Beyond DNA repair, the immunological role of PARP-1 and its siblings


Correspondence: Claudio Pioli, ENEA (Italian Agency for New Technologies, Energy and Sustainable Economic Development), Unit of Radiation Biology and Human Health, Laboratory of Radiation Biology and Biomedicine, Via Anguillarese 301, Rome 00123, Italy. Email:

Senior author: Claudio Pioli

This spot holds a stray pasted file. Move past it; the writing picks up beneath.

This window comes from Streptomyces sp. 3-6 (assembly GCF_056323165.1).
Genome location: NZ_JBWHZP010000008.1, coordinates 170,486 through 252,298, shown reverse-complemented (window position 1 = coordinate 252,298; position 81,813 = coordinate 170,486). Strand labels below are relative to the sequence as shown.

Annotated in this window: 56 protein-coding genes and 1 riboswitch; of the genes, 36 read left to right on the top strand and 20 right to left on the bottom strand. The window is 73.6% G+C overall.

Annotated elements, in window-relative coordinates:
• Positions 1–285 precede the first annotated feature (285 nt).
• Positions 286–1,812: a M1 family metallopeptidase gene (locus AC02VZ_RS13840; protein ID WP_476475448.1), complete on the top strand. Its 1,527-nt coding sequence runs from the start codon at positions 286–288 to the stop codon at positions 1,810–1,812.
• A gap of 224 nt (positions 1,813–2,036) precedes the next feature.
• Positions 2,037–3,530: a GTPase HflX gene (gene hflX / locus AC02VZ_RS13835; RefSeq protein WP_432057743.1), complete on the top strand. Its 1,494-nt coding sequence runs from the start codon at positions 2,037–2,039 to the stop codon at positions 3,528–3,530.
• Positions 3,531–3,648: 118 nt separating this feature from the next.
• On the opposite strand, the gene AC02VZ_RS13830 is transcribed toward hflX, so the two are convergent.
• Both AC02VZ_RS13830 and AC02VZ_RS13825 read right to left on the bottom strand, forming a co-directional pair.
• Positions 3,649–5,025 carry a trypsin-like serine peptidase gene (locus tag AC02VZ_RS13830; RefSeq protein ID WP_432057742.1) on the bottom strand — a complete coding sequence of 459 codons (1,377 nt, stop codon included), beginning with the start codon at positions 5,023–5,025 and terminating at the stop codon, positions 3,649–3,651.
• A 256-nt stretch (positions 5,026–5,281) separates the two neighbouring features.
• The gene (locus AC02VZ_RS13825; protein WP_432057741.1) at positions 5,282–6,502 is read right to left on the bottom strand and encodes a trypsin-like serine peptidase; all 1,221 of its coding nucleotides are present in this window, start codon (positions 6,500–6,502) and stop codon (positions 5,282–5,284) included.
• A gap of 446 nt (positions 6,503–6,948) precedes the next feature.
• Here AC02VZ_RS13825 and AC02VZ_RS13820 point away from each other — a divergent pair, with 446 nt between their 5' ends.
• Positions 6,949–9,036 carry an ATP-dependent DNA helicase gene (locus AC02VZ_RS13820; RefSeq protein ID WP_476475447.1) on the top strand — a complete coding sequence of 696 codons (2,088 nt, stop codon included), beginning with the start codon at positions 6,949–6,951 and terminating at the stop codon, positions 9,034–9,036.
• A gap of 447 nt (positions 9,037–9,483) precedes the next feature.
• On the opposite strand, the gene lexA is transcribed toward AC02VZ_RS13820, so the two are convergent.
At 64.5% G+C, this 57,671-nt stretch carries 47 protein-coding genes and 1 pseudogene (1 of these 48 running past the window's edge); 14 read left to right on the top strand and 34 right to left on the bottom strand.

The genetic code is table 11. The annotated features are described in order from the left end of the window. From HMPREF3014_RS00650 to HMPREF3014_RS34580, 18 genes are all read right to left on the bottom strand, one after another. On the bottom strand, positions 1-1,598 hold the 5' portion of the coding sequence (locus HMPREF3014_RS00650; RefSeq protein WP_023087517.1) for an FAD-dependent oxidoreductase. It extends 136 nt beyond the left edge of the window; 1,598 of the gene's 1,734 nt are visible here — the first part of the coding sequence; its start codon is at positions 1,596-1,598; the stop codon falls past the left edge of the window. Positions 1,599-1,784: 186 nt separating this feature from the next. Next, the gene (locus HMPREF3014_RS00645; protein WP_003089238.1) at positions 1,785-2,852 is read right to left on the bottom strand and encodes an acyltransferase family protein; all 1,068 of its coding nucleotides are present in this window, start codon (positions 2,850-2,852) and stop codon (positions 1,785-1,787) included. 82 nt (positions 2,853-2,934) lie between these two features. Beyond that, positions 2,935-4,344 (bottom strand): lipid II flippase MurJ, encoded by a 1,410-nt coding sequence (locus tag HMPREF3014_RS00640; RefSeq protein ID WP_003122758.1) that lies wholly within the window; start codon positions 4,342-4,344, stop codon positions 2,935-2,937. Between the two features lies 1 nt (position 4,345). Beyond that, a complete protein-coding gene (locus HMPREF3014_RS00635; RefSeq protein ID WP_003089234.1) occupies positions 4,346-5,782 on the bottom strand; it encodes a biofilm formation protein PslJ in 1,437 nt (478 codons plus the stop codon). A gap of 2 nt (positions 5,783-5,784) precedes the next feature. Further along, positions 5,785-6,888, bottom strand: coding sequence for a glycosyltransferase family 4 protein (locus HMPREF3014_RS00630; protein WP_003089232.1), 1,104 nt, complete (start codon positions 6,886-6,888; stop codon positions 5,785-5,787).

ADP-ribosylation is the addition of one or more (up to some hundreds) ADP-ribose moieties to acceptor proteins. There are two major families of enzymes that catalyse this reaction: extracellular ADP-ribosyl-transferases (ARTs), which are bound to the cell membrane by a glycosylphosphatidylinositol anchor or are secreted, and poly(ADP-ribose)-polymerases (PARPs), which are present in the cell nucleus and/or cytoplasm. Recent findings revealed a wide immunological role for ADP-ribosylating enzymes. ARTs, by sensing extracellular NAD concentration, can act as danger detectors. PARP-1, the prototypical representative of the PARP family, known to protect cells from genomic instability, is involved in the development of inflammatory responses and several forms of cell death. PARP-1 also plays a role in adaptive immunity by modulating the ability of dendritic cells to stimulate T cells or by directly affecting the differentiation and functions of T and B cells. Both PARP-1 and PARP-14 (CoaSt6) knockout mice were described to display reduced T helper type 2 cell differentiation and allergic responses. Our recent findings showed that PARP-1 is involved in the differentiation of Foxp3+ regulatory T (Treg) cells, suggesting a role for PARP-1 in tolerance induction. Also ARTs regulate Treg cell homeostasis by promoting Treg cell apoptosis during inflammatory responses. PARP inhibitors ameliorate immune-mediated diseases in several experimental models, including rheumatoid arthritis, colitis, experimental autoimmune encephalomyelitis and allergy. Together these findings show that ADP-ribosylating enzymes, in particular PARP-1, play a pivotal role in the regulation of immune responses and may represent a good target for new therapeutic approaches in immune-mediated diseases.